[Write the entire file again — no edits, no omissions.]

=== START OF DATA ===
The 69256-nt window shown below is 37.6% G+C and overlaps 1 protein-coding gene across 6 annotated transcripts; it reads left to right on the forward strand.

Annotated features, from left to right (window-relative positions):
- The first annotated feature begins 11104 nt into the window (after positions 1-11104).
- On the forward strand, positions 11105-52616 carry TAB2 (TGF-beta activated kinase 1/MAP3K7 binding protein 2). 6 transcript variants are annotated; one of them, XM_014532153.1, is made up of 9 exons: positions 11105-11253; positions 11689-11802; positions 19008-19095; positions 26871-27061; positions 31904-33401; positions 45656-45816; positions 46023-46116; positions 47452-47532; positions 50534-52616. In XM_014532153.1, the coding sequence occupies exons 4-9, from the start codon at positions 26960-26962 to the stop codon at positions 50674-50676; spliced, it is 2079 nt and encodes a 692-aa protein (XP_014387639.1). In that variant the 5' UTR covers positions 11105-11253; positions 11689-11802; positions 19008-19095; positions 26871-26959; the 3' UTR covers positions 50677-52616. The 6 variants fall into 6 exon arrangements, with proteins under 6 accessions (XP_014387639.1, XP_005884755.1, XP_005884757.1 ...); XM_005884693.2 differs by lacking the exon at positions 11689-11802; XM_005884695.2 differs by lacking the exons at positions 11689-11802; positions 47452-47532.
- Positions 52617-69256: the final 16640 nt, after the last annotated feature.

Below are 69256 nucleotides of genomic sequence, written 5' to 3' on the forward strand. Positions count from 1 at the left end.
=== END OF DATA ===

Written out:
The 69256-nt window shown below is 37.6% G+C and overlaps 1 protein-coding gene across 6 annotated transcripts; it reads left to right on the forward strand.

Annotated features, from left to right (window-relative positions):
- The first annotated feature begins 11104 nt into the window (after positions 1-11104).
- On the forward strand, positions 11105-52616 carry TAB2 (TGF-beta activated kinase 1/MAP3K7 binding protein 2). 6 transcript variants are annotated; one of them, XM_014532153.1, is made up of 9 exons: positions 11105-11253; positions 11689-11802; positions 19008-19095; positions 26871-27061; positions 31904-33401; positions 45656-45816; positions 46023-46116; positions 47452-47532; positions 50534-52616. In XM_014532153.1, the coding sequence occupies exons 4-9, from the start codon at positions 26960-26962 to the stop codon at positions 50674-50676; spliced, it is 2079 nt and encodes a 692-aa protein (XP_014387639.1). In that variant the 5' UTR covers positions 11105-11253; positions 11689-11802; positions 19008-19095; positions 26871-26959; the 3' UTR covers positions 50677-52616. The 6 variants fall into 6 exon arrangements, with proteins under 6 accessions (XP_014387639.1, XP_005884755.1, XP_005884757.1 ...); XM_005884693.2 differs by lacking the exon at positions 11689-11802; XM_005884695.2 differs by lacking the exons at positions 11689-11802; positions 47452-47532.
- Positions 52617-69256: the final 16640 nt, after the last annotated feature.

Below are 69256 nucleotides of genomic sequence, written 5' to 3' on the forward strand. Positions count from 1 at the left end.